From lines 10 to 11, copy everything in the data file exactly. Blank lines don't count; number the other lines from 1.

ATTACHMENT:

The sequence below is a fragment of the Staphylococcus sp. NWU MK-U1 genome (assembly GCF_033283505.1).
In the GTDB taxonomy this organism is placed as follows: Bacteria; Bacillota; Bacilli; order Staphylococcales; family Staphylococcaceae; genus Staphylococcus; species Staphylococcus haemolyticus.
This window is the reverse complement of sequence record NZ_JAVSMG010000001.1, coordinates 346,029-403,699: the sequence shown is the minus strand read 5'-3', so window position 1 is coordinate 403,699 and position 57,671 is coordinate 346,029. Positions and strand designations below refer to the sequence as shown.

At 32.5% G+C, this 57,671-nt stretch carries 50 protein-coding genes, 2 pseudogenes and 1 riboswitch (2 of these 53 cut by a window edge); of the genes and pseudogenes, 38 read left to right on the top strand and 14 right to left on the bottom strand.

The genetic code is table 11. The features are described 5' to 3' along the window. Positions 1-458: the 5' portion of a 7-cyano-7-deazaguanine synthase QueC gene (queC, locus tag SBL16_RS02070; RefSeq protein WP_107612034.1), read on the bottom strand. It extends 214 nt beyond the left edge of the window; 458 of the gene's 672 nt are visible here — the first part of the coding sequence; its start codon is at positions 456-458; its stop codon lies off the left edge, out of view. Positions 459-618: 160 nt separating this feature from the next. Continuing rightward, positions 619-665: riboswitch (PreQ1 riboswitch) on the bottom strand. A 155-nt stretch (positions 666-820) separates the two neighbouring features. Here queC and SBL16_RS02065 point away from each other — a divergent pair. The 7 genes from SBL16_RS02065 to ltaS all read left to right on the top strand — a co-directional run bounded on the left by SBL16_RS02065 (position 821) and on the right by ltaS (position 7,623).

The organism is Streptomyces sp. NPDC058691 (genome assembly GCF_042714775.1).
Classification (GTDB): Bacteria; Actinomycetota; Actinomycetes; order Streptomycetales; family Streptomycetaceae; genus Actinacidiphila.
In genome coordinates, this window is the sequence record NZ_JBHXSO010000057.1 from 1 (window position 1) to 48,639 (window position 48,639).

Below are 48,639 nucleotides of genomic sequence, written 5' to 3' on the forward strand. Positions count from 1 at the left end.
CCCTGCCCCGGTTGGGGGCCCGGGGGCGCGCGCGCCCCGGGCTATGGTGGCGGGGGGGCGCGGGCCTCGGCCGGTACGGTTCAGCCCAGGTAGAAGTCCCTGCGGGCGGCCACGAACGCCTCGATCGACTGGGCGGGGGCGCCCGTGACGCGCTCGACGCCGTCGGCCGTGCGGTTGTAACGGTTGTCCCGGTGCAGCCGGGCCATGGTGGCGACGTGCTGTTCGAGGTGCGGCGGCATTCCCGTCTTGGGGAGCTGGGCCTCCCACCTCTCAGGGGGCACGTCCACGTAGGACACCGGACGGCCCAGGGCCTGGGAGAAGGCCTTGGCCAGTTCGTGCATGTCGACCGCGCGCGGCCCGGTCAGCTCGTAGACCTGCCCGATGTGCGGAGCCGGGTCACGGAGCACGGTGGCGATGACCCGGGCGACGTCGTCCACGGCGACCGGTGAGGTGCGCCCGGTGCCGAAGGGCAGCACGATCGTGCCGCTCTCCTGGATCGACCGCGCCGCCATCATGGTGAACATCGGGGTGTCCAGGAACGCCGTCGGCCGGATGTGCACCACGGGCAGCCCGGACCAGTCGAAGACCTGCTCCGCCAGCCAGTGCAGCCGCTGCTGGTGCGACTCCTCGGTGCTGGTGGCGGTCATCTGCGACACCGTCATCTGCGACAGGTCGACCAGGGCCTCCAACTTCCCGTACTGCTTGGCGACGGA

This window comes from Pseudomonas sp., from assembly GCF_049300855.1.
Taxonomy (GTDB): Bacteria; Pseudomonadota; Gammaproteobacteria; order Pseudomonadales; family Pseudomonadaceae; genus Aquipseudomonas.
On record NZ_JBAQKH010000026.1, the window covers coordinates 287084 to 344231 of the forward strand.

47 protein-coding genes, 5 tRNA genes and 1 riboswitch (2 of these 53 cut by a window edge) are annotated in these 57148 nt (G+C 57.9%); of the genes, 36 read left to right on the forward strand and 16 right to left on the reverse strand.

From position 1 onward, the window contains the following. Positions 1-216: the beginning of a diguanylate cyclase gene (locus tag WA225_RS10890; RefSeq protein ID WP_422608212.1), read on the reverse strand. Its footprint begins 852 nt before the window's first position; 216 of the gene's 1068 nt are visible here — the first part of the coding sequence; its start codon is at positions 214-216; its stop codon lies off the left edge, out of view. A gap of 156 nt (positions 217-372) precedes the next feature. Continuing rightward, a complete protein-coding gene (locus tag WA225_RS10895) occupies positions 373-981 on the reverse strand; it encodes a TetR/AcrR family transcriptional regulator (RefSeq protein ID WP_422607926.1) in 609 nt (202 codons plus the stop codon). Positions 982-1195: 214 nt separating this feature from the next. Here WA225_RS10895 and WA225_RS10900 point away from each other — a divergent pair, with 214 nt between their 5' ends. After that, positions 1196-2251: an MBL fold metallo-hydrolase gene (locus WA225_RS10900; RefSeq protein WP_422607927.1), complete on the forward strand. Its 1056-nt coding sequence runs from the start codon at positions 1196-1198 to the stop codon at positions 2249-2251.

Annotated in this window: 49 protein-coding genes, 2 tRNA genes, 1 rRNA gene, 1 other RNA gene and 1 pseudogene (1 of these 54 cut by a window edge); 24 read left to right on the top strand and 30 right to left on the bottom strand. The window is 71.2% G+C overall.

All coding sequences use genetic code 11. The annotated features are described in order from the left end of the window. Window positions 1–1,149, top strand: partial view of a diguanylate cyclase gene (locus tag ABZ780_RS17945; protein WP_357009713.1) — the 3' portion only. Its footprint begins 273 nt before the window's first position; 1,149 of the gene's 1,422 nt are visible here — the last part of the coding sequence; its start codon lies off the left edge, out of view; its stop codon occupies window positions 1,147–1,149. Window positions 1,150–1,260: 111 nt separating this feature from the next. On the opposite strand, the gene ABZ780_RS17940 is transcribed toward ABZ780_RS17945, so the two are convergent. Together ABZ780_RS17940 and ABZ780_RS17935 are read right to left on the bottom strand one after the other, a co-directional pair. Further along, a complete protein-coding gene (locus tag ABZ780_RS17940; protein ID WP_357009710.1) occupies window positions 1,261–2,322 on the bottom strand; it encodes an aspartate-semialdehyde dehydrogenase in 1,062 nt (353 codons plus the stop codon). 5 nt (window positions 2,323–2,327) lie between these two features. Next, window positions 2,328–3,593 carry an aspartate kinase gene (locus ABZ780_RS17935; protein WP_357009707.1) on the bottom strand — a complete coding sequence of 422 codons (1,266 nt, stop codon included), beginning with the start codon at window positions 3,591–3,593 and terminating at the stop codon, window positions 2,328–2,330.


CCCTGCCCCGGTTGGGGGCCCGGGGGCGCGCGCGCCCCGGGCTATGGTGGCGGGGGGGCGCGGGCCTCGGCCGGTACGGTTCAGCCCAGGTAGAAGTCCCTGCGGGCGGCCACGAACGCCTCGATCGACTGGGCGGGGGCGCCCGTGACGCGCTCGACGCCGTCGGCCGTGCGGTTGTAACGGTTGTCCCGGTGCAGCCGGGCCATGGTGGCGACGTGCTGTTCGAGGTGCGGCGGCATTCCCGTCTTGGGGAGCTGGGCCTCCCACCTCTCAGGGGGCACGTCCACGTAGGACACCGGACGGCCCAGGGCCTGGGAGAAGGCCTTGGCCAGTTCGTGCATGTCGACCGCGCGCGGCCCGGTCAGCTCGTAGACCTGCCCGATGTGCGGAGCCGGGTCACGGAGCACGGTGGCGATGACCCGGGCGACGTCGTCCACGGCGACCGGTGAGGTGCGCCCGGTGCCGAAGGGCAGCACGATCGTGCCGCTCTCCTGGATCGACCGCGCCGCCATCATGGTGAACATCGGGGTGTCCAGGAACGCCGTCGGCCGGATGTGCACCACGGGCAGCCCGGACCAGTCGAAGACCTGCTCCGCCAGCCAGTGCAGCCGCTGCTGGTGCGACTCCTCGGTGCTGGTGGCGGTCATCTGCGACACCGTCATCTGCGACAGGTCGACCAGGGCCTCCAACTTCCCGTACTGCTTGGCGACGGA

This window comes from Pseudomonas sp., from assembly GCF_049300855.1.